HTML optimization of two similar sites has led to a total loss of pagerank (certain links fell from page 1 to 100). No URLs were changed, neither was the visible content. Why are we punished for cleaning the code?
I am the webmaster of a non-profit organization that donates grants to colorectal cancer research projects and funds various colorectal cancer information campaigns.
We have three domains:
www.fundacioolgatorres dot org (Catalan)
www.fundacionolgatorres dot org (Spanish)
www.olgatorresfoundation dot org (English)
So what happened? I redesigned olgatorresfoundation on the 20th and the fundacionolgatorres on the 30th of May. In both cases, exactly two days later, the number of impressions on both dropped to a halt. Granted, we did not have the traffic of Microsoft, but a 90% decrease a disaster of incredible proportions for us.
My only real changes were cleaning up the old ineffective HTML to a cleaner form (mostly moving away from redundant table construction to a table-less view). Here is a before and after snapshot of what the change looks like:
Before: http://www.fundacioolgatorres.org/aparell_digestiu/introduccio/ (unchanged page in Catalan)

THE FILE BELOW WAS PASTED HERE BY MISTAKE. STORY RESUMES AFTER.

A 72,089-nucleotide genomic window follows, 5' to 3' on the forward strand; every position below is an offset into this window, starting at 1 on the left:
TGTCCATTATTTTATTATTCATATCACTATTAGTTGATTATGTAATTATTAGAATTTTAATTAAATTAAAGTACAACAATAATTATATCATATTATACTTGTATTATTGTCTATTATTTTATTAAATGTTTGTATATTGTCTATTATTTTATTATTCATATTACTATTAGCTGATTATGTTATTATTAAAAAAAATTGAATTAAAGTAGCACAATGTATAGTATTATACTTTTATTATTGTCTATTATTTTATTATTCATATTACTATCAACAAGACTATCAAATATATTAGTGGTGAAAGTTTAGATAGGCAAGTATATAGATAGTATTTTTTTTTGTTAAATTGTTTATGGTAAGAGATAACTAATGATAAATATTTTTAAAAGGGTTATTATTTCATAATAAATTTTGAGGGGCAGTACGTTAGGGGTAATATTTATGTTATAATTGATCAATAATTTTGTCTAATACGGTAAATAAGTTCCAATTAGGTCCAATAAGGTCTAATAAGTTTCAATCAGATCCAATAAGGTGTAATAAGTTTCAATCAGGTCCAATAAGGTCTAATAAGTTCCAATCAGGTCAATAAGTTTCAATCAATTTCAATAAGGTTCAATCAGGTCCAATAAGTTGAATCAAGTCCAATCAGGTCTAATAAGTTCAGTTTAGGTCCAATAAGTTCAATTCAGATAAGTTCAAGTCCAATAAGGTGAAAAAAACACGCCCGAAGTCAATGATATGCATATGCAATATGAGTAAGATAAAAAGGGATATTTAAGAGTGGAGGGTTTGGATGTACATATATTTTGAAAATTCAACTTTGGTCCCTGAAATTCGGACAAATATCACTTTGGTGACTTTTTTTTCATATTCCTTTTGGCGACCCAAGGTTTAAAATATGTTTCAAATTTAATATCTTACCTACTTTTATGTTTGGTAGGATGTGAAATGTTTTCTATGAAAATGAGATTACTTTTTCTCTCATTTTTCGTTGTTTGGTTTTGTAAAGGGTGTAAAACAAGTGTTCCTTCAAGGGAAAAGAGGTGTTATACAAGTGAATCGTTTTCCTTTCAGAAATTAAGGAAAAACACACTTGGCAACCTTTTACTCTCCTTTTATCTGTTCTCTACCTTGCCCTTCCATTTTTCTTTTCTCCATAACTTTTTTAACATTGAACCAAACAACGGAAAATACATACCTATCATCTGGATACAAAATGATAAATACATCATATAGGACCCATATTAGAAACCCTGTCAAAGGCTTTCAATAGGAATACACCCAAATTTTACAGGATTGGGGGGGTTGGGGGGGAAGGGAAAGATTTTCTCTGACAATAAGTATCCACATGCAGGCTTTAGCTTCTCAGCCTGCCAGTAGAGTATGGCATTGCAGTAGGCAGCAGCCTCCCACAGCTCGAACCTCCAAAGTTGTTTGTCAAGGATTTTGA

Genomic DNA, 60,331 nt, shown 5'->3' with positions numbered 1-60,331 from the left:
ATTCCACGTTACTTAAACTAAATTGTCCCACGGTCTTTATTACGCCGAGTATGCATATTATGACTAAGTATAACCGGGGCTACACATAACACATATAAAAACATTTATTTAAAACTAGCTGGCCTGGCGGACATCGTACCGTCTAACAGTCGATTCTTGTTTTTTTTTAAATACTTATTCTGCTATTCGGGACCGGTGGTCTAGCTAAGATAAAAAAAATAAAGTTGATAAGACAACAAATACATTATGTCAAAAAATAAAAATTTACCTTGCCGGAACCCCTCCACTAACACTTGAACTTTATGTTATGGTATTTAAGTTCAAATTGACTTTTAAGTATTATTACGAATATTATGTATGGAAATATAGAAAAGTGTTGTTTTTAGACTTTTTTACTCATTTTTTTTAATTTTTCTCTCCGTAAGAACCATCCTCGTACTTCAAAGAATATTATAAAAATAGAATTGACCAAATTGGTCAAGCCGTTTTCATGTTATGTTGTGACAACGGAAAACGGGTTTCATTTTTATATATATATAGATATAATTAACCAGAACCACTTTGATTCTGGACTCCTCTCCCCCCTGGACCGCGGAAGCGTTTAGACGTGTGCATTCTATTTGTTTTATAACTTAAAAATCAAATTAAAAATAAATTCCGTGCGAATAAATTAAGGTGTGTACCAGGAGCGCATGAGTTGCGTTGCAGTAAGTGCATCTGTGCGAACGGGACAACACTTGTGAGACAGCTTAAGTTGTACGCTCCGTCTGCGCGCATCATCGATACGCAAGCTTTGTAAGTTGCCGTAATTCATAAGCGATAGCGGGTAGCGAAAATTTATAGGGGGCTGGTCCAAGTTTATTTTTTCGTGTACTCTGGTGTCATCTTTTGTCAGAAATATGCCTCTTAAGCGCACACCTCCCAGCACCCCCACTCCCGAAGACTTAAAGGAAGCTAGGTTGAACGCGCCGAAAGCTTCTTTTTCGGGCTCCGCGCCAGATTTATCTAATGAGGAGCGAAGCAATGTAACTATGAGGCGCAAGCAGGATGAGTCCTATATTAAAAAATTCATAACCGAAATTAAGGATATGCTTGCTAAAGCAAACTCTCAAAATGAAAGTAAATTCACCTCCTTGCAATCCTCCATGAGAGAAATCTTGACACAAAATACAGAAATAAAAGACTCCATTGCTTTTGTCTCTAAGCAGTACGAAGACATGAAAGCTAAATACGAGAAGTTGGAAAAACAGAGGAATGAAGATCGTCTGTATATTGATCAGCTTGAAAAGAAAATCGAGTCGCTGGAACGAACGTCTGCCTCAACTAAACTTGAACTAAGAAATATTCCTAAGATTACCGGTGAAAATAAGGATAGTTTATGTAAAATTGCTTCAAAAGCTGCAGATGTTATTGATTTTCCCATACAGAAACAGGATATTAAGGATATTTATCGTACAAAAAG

After: http://www.olgatorresfoundation.org/digestive_system/introduction/ (changed page in English)
Anybody has a clue to what just happened? Why should a normal, sane html improvement be punished and so dramatically? No URLs have been changed, neither have page names or descriptions.
Possible secondary question: If it is so that Google sees it as a major overhaul and decides to drop the pagerank sharply, does it come back to pre-change levels if the content "checks out" or will the page start over from scratch earning those pagerank points (which would mean that we would have to wait 6 months for the pages to recover to the level they had two weeks ago)?
(duplicated from productforums.google dot com/forum/#!category-topic/webmasters/crawling-indexing--ranking/YsnyX0JzOpY, hoping to reach a wider audience)